14:41 GMT +318 August 2019
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    German Chancellor Angela Merkel walks past the party logo during a party convention of the Christian Democrats (CDU) in Karlsruhe, Germany, December 14, 2015.

    Merkel's Conservative Critics Conspire to Force Right-Wing Shift in CDU Party

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    A group of right-wing critics of Angela Merkel in the Christian Democratic Union (CDU) have joined forces in an effort to sway the party towards more conservative values.

    Members of Angela Merkel's Christian Democratic Union (CDU), critical of her leadership, have formed a group which aims to steer the party in a more conservative direction ahead of federal elections this autumn.

    On Saturday, 70 representatives of local CDU branches around the country met in Schwetzingen, in the state of Baden-Wuerttemberg in south-west Germany.

    They voted to form a group called the Liberal-Conservative Beginning (FKA), which opposes Merkel's policies.

    "We have received an incredible amount of encouragement from all levels of the party," Alexander Mitsch, who was elected the group's chairman, said.

    "We want the CDU to adapt its policies," and "provide a home for disappointed members," he explained.

    Mitsch said that one of the group' main criticisms of Merkel is that her open-door migrant policy doesn’t reflect their more conservative views on the issue. 

    "We call for the introduction of a limit on the intake of refugees," a proposal that Merkel has so far rejected.

    As the FKA held their inaugural meeting on Saturday, the German magazine Der Spiegel reported that the CDU leadership is planning to tighten its migration policy ahead of federal elections in autumn.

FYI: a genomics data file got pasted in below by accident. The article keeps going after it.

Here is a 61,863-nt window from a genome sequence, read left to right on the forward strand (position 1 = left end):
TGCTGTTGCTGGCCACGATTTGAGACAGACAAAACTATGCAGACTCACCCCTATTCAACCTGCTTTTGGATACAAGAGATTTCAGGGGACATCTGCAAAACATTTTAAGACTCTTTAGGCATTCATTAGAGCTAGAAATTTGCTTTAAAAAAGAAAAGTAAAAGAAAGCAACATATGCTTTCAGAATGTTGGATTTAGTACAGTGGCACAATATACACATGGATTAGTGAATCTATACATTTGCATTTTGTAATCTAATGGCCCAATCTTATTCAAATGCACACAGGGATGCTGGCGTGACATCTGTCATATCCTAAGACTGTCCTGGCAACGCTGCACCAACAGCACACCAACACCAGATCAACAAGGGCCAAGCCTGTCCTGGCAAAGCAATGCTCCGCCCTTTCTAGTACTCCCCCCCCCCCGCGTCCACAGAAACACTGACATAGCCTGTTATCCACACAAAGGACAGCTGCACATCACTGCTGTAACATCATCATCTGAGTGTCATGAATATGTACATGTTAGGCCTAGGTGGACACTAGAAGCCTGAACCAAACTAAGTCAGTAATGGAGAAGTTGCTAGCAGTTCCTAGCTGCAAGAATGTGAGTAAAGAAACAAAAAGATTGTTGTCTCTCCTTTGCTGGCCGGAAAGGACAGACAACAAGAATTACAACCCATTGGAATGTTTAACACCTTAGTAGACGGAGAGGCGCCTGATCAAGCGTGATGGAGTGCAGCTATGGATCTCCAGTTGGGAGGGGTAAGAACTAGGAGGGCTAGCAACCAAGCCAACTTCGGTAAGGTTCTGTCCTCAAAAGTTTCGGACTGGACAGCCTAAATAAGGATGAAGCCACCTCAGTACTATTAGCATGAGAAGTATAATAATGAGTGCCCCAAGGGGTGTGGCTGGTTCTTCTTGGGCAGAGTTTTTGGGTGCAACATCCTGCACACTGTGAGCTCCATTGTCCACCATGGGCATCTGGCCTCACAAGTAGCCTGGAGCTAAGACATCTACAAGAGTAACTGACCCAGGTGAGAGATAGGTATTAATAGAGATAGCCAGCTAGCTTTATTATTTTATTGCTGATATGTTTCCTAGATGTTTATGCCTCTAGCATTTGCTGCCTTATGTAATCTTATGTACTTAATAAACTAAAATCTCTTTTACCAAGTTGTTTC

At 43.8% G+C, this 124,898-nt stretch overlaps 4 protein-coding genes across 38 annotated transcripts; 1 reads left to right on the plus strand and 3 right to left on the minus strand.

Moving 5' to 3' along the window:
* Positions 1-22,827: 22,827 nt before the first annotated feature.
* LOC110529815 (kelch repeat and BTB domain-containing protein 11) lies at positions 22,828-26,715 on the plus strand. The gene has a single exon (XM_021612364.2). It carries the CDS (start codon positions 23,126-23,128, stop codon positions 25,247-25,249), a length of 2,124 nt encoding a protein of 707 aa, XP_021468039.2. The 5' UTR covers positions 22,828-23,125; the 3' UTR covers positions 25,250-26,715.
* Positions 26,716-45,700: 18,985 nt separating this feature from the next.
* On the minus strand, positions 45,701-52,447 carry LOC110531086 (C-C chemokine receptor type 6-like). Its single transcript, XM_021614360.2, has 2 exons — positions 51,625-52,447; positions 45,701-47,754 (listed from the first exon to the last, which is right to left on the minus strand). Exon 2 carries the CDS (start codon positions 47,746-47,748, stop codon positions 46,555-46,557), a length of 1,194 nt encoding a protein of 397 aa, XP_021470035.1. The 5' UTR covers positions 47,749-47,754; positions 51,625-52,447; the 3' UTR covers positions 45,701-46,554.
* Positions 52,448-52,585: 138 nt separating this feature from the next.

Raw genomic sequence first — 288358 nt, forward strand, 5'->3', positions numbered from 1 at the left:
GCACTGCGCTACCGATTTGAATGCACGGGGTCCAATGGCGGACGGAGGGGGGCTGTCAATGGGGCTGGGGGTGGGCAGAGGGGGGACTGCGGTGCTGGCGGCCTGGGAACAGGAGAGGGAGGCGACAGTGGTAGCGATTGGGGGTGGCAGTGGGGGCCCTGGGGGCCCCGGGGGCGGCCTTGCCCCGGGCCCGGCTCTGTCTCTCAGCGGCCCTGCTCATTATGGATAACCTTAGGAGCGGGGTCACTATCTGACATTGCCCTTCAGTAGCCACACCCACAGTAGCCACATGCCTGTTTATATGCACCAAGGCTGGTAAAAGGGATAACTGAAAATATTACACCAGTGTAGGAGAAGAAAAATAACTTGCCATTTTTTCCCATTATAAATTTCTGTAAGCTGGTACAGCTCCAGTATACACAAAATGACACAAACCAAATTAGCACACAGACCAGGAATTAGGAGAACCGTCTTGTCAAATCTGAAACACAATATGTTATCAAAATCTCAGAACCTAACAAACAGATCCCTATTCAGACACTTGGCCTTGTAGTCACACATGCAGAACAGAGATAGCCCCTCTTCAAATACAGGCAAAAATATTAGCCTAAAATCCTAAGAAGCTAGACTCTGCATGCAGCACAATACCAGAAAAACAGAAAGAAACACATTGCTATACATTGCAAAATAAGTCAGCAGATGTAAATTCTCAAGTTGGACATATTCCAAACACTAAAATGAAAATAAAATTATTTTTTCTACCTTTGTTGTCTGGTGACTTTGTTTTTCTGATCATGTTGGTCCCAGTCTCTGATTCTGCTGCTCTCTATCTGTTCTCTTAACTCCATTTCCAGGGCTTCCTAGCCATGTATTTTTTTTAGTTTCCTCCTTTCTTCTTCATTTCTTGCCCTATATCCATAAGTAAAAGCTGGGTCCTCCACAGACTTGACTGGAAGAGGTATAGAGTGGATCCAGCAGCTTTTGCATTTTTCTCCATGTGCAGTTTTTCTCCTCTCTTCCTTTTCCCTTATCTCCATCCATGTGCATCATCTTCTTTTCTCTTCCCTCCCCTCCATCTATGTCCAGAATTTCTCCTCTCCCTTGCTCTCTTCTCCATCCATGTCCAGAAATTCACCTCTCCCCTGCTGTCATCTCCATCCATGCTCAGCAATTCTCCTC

"We want to do everything to ensure that the number of refugees remains permanently low," a paper prepared by the CDU's Federal Committee for Internal Affairs said, Der Spiegel reported.

    The proposed measures include a plan to stop family reunions after March 2018 for asylum seekers who don't qualify for refuge under the Geneva Conventions or German asylum law, but have been given "subsidiary protection" because of the threat of death or torture in their homeland.

    Subsidiary protection is usually granted for one year and may be prolonged at the discretion of the authorities.

    The paper also criticizes the lax deportation practices of some German states, and proposes to sanction states if they don't accept refugee quotas. The CDU also proposes setting up "regional reception centers" for refugees in North African countries.

    The traditionally center-right CDU party, which governs Germany in coalition with its sister party the CSU and the Social Democratic Party (SPD), is facing competition from the right wing Alternative for Germany (AfD).

    The anti-immigrant AfD has enjoyed significant success in several state elections over the past year. In September, the party received 20.8 percent of the vote in Merkel's own state of Mecklenburg-Vorpommern and 14.2 percent in Berlin, where the CDU received 19 percent and 17.6 percent respectively.

    Tags:
    refugees, Christian Democratic Union/Christian Social Union (CDU/CSU), Angela Merkel, Germany
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